Pierre also was in a deep position for the Blues. We picked up Claude LaRose and had Jerry Butler too. Not a bad player, just not enough ice time or decent centers to go around.

Bob Hess was deemed the next Bobby Orr and well....didn't quite get there. He was fun on the penalty kill. Bob would grab the puck and nobody could catch him or take it from him. He was like the 3 Russians all in one, but defense just wasn't his thing... The offensive Paul Coffey/Steve Duchesne type defenseman came later. They were both (Hess and Sacharuk) ahead of their time.

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Old
01-03-2013, 11:48 AM
  #32
dr robbie
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Anyone remember David Roberts? I really thought the guy would be a great for some reason in the early 90s. Didn't really pan out that way (though he still had a decent career I suppose). I was 6 at the time, so I probably had a skewed view of him.

Jim Campbell also comes to mind. One of the nicest guys ever and lots of potential... but kind of had a drinking problem.

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01-03-2013, 11:49 AM
  #33
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Originally Posted by PocketNines View Post
I was once in some sweet seats at center ice for a Blues-Sabres game (Blues won big) and Robert Dirk gave Rob Ray one of the most savage beatdowns I have ever seen. So he panned out for me.
He was the player in the Canuck deal that I felt we did not need to lose. (Caron was HORRIBLE....) I am not so sure Manson would have fought Stevens. He would have had to fight Dirk. Dirk was as tough as they come. Losing that element really hurt the Blues. He was a Matt Walker type who could fight very well and play a good defensive shutdown game. Dirk was a giant killer. In other words, the tough guys didn't go looking for him and often left him alone.


Last edited by PerryTurnbullfan: 01-03-2013 at 12:02 PM. Reason: adding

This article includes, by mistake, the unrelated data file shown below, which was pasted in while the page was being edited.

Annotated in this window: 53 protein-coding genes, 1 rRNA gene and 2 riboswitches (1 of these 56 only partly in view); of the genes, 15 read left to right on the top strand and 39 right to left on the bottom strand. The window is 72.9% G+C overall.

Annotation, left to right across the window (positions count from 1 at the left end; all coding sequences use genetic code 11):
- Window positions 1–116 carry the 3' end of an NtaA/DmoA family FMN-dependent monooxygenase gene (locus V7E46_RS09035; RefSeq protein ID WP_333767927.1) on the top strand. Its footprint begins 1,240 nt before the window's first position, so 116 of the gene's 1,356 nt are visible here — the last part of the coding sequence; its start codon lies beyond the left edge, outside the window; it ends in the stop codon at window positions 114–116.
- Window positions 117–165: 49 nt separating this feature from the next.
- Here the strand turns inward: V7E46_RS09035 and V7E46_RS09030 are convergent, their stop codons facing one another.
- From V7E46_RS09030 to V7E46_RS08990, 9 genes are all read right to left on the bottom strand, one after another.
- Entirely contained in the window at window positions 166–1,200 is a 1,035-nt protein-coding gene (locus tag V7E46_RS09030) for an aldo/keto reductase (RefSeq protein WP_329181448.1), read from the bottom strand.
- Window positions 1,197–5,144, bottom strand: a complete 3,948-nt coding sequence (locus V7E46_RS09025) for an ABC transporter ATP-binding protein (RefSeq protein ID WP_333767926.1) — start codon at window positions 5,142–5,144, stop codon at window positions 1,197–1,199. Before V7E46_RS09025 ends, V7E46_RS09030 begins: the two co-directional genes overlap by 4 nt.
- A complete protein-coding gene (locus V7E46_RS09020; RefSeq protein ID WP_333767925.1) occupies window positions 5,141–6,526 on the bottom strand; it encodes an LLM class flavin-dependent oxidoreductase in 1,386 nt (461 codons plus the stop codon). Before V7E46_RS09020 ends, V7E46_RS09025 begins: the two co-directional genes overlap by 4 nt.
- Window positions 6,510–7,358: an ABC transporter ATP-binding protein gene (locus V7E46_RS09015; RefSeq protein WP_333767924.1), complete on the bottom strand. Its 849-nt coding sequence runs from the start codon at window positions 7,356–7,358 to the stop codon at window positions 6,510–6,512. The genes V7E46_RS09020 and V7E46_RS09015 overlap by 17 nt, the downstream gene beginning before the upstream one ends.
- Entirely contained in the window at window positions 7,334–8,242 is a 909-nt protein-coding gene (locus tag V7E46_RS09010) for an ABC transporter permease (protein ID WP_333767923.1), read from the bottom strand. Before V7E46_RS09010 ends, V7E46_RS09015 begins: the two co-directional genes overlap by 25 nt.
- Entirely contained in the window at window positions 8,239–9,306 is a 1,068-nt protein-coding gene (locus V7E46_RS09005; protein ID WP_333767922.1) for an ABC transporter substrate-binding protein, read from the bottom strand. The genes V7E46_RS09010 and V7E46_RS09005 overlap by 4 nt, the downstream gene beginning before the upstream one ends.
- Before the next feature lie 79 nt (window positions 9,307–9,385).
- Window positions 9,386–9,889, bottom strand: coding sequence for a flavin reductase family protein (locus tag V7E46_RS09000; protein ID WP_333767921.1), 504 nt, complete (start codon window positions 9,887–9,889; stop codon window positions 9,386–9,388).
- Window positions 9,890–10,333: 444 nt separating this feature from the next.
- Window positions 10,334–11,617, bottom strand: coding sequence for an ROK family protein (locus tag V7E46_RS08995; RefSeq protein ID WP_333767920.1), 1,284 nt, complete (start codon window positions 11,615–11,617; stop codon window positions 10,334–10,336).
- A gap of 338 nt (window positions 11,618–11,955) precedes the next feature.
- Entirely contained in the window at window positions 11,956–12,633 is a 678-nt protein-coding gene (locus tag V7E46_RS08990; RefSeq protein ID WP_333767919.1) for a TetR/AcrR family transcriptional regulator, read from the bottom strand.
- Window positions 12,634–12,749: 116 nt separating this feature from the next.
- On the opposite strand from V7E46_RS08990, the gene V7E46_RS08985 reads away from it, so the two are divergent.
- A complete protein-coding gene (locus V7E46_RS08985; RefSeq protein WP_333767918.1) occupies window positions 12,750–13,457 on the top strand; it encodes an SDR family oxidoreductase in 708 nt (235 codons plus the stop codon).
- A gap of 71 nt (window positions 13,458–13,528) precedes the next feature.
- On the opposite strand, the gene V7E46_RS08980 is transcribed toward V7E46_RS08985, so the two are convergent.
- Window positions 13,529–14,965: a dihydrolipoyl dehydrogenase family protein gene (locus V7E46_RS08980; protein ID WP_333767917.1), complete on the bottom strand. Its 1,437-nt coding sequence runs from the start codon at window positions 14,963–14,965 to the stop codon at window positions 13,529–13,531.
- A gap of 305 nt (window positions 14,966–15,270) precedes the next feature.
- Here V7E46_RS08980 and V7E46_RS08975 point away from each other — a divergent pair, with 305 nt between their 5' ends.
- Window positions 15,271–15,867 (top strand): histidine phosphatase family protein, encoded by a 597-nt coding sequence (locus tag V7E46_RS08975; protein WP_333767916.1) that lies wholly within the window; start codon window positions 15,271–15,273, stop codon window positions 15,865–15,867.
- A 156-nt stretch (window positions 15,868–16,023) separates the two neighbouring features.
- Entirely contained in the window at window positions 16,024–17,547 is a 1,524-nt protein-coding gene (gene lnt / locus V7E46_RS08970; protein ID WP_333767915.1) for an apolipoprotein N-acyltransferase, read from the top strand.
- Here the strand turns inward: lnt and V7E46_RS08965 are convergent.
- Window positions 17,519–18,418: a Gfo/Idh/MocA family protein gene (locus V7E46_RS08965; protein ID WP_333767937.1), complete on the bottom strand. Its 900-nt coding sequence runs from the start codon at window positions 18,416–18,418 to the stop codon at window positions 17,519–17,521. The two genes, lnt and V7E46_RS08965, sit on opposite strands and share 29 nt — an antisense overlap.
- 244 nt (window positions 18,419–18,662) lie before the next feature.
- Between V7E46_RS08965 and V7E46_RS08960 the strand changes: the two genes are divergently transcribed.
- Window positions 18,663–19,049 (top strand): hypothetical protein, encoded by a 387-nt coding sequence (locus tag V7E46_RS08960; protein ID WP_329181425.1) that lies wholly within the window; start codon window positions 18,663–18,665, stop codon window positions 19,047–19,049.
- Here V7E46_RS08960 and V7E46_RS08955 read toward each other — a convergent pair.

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Old
01-03-2013, 12:10 PM
  #34
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Hess skated well and offered some offense but he was a fineness player who others teams forwards just loved to take runs at. Larry Sachurak had one of the best slaps shots from the point I've seen. He couldn't play a lick of defense though. Pierre Plante wasn't bad but to trade Moose DuPont for him was a terrible deal. Robert Dirk was a tough SOB, he and Tony Featherstone came up about the same time. Two big tough D Men. Back problems derailed his career. Rob Ray got the worst beating I saw when the Twister virtually broke his face. Both went to the box. At the first whistle Ray came out and went to the locker room and on to the hospital. In that short time his head had groteskley swelled to almost the size of a pumpkin.

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01-03-2013, 02:08 PM
  #35
Mike Liut
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I remember thinking Zezel and Hrcac were going to be really good.

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01-04-2013, 10:02 PM
  #36
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I am nominating the top three picks of the 1973 draft. So much potential in each, none of whom reached that full potential: